Yesterday was a novelty in two ways: Firstly, due to the ongoing crisis of COVID-19, Bayer held the first purely virtual AGM in the history of German business. Secondly, I had the opportunity to speak to our shareholders about Bayer's vision, "Health for all, hunger for none”, for the first time. Today, I am using my first post on LinkedIn to share some of my thoughts on the vision in this forum as well.
Farming. Farmers. Agriculture. Agribusiness. The Food Chain. There are many terms we use to routinely refer to the people and the industry which grow our food. During the current Covid-19 pandemic, there is an increasing focus on just where our food comes from, and how it gets to our tables. At the very start of this chain are farmers. In short, they are the people who ensure we all have enough to eat. Whether they be subsistence farmers who produce food for their families, or whether they are growing thousands of tons of produce a year, without the world’s farmers, we would all be hungry.
With energy generated from renewable sources predicted to be among the major sources of power in the next decade, a company in the Philippines is tackling the challenge head-on and turning trash into a highly prized commodity.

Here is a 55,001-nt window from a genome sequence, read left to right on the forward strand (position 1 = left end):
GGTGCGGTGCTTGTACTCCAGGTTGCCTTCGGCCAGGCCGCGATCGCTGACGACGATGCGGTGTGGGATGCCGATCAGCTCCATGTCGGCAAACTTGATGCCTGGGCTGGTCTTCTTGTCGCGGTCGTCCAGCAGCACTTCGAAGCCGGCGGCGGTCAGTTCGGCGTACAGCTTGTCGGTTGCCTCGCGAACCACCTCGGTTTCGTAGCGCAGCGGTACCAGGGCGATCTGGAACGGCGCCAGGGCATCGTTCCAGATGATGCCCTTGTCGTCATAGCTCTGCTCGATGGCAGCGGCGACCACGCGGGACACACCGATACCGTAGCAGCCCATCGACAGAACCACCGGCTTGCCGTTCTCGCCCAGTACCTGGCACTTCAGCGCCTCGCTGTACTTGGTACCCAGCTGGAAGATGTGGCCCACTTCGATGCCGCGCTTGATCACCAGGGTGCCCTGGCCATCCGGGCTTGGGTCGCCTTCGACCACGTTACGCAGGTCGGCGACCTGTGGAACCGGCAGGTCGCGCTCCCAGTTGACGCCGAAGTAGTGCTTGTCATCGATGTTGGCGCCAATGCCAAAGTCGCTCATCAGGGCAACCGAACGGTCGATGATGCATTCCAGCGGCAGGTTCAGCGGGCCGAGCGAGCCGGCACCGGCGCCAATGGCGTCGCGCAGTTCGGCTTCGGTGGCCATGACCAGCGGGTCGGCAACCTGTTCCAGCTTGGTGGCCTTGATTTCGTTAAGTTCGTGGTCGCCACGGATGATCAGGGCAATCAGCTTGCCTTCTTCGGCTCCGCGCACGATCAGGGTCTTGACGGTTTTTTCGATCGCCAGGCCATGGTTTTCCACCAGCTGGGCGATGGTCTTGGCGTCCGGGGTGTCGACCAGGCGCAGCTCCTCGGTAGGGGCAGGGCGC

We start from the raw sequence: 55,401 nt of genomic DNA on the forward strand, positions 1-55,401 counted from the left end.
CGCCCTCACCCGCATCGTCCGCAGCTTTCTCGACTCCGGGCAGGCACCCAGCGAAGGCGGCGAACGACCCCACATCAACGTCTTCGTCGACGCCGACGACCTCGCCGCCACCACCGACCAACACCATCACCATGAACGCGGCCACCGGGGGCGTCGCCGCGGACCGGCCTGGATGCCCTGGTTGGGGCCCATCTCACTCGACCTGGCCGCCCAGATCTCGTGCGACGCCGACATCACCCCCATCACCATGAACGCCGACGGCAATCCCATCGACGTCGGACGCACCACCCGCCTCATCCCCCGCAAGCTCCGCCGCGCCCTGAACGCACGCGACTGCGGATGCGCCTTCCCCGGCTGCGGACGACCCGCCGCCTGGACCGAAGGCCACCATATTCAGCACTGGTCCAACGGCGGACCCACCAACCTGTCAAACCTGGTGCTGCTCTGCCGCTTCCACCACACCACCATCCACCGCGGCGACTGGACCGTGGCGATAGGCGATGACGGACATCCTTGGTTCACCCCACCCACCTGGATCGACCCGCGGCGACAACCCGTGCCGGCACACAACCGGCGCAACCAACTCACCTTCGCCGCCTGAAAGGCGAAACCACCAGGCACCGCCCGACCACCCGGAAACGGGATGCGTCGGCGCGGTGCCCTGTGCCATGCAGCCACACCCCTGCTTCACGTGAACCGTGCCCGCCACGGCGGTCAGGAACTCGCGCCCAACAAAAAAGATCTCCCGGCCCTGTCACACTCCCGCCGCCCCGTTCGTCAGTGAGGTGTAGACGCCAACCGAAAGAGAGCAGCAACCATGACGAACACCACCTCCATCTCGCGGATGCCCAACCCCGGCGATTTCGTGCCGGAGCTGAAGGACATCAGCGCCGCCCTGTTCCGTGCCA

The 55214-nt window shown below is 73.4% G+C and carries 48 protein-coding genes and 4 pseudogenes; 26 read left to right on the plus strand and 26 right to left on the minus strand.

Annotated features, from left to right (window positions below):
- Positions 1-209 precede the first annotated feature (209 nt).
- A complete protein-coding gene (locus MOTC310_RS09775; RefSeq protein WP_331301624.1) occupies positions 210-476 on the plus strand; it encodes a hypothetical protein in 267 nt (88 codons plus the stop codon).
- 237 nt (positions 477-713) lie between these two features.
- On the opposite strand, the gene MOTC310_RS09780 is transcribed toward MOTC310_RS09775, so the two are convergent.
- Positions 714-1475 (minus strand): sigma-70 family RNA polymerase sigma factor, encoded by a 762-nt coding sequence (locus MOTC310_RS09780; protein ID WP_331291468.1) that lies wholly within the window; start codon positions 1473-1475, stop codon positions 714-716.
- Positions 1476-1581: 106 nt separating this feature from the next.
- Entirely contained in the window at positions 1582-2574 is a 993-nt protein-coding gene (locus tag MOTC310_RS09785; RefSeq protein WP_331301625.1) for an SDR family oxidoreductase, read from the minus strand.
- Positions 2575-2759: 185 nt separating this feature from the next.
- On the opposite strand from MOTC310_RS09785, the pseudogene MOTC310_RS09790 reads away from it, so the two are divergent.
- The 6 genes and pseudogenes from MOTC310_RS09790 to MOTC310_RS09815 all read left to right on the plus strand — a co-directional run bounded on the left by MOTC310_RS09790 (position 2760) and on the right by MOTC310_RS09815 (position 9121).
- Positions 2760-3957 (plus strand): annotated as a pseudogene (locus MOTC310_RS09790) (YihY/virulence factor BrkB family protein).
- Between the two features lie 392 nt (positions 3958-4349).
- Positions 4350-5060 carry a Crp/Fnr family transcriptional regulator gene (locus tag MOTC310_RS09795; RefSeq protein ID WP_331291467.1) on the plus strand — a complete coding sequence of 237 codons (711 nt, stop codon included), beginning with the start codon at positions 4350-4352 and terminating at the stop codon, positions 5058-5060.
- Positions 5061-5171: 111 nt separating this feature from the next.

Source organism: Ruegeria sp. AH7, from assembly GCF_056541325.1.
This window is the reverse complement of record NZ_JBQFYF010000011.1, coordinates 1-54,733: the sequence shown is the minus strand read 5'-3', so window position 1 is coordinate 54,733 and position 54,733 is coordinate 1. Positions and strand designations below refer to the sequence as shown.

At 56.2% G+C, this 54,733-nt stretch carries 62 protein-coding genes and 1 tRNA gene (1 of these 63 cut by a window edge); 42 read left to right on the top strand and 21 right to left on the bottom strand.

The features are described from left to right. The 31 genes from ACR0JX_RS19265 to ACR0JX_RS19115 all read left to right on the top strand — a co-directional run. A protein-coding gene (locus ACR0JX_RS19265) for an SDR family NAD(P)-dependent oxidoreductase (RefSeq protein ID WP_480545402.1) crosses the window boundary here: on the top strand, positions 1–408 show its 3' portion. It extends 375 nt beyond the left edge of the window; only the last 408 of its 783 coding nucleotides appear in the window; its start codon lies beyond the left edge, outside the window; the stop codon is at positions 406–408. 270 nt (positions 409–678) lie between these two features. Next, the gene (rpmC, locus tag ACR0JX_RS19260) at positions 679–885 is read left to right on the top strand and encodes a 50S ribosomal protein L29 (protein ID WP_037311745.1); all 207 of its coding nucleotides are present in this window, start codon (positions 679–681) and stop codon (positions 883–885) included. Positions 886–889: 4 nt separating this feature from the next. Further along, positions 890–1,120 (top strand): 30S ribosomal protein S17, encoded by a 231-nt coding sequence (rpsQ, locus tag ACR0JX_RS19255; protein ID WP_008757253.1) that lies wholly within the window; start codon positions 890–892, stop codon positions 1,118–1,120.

Biopower is constructing three biomass power stations on Negros, the fourth largest island of the Philippines, with the aim of producing a total of 72 megawatts of green baseload power to feed into the local grid as well as for export to surrounding islands.
By Cristina Alonso, Head of Regulatory Affairs Crop Protection at Bayer
Agriculture production needs to meet the demands of a rapidly growing and increasingly more affluent population. At the same time, farmers face increasing pressures of a changing climate in which yields are not a given but something growers must work harder for every day. Let’s be clear, crop protection against weeds, insects and diseases is crucial to produce enough on less land.
by Jessye Waxman, Green Century Capital Management
As a shareholder advocate for an environmentally-responsible mutual fund company, I directly engage companies on their supply chain strategies and have successfully convinced them to adopt practices that have real-world impacts that protect a triple bottom line. I’ve collaborated with Aramark and Tyson Foods to develop robust no-deforestation commitments, and have successfully pressed Kroger, the largest grocery chain in the US, to adopt a no-deforestation policy that will cover its private label products.
This is the third article in a series of blog posts that describe how Cisco enables nonprofits to maximize technology for greater scale and impact. Our introduction to the series is available here. To read more articles in the series, click here. Stay tuned for next week’s post on how a nonprofit that focuses on education uses technology to scale.
December 13, 2019 – Across the world, agriculture plays a crucial role not only in supplying food, but in shaping rural areas, preserving landscapes and cultural practices and heritage. At the same time, however, the industry is facing enormous pressure: Society has grown accustomed to low food prices, while equally expecting agriculture’s environmental footprint to be as small as possible – with reduced greenhouse gas emissions and protection of biodiversity.